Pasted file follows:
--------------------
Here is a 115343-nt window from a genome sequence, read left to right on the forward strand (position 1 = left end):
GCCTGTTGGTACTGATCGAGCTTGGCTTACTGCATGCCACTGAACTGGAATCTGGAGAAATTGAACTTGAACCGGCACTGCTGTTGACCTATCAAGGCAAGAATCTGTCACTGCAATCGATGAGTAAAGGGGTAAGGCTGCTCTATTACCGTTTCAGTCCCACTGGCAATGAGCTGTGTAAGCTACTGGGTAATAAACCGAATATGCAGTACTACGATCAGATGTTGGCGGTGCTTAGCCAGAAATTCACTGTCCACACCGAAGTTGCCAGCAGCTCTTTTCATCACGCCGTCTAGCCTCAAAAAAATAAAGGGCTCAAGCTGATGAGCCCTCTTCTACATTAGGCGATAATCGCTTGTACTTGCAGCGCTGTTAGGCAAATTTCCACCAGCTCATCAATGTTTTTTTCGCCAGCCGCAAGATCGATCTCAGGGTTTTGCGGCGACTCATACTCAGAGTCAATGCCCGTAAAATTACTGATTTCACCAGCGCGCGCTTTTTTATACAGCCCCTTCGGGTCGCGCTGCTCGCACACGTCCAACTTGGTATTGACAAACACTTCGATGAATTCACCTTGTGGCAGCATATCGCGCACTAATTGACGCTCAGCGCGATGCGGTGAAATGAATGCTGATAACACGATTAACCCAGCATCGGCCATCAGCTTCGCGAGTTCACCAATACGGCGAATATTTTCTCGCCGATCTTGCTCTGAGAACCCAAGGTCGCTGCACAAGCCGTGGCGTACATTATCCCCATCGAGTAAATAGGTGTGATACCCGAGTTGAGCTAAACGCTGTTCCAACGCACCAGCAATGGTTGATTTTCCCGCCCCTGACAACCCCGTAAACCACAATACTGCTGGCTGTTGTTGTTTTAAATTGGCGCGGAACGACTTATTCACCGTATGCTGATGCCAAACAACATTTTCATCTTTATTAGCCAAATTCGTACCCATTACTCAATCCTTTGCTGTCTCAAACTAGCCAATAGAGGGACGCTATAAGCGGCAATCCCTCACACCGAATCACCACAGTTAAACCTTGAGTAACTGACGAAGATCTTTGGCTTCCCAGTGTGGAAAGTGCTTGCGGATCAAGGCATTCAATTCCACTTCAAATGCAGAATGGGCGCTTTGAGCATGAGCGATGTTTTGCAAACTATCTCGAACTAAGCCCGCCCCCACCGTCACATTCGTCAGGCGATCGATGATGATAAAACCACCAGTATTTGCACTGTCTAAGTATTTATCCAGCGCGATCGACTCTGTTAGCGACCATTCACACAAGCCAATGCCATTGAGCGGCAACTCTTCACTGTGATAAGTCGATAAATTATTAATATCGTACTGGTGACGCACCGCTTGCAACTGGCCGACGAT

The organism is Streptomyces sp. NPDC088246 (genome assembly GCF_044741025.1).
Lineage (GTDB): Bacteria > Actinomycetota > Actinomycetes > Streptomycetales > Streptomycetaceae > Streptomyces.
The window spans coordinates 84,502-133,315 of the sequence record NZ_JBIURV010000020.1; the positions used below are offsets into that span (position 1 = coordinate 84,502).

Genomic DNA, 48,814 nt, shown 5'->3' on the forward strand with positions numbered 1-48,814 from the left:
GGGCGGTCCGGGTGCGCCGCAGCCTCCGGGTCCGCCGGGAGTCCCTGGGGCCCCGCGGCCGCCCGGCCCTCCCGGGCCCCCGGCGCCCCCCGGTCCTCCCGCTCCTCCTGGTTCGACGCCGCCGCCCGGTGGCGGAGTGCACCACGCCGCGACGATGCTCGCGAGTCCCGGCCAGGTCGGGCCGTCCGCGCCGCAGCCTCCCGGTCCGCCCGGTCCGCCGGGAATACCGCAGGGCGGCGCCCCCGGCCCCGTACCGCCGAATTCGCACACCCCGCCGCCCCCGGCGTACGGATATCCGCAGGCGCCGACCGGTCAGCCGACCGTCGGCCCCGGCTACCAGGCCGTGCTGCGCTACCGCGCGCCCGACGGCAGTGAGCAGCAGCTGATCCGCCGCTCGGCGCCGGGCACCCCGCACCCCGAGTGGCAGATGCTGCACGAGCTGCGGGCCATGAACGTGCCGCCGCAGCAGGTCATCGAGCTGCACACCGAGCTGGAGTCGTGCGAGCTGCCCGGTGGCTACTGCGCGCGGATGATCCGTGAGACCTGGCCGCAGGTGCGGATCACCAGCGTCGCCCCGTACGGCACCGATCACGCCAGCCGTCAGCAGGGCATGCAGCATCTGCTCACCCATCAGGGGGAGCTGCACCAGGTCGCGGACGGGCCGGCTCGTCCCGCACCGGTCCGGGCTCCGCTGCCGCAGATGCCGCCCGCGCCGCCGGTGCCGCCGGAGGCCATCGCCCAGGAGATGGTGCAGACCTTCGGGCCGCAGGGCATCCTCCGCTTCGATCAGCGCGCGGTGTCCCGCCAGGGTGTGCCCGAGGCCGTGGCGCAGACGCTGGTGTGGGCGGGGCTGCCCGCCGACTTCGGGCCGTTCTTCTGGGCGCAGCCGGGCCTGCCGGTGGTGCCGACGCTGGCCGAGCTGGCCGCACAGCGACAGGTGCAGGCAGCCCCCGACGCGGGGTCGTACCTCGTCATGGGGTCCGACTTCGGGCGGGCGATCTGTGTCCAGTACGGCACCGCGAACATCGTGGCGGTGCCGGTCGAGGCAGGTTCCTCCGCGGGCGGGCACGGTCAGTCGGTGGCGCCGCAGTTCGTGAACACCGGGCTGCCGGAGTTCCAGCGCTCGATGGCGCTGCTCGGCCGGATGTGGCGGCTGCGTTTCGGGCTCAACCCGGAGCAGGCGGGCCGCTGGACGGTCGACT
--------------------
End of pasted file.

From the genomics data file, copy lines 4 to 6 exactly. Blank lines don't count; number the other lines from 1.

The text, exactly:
Lineage (GTDB): Bacteria > Actinomycetota > Actinomycetes > Streptomycetales > Streptomycetaceae > Streptomyces.
The window spans coordinates 84,502-133,315 of the sequence record NZ_JBIURV010000020.1; the positions used below are offsets into that span (position 1 = coordinate 84,502).

Genomic DNA, 48,814 nt, shown 5'->3' on the forward strand with positions numbered 1-48,814 from the left: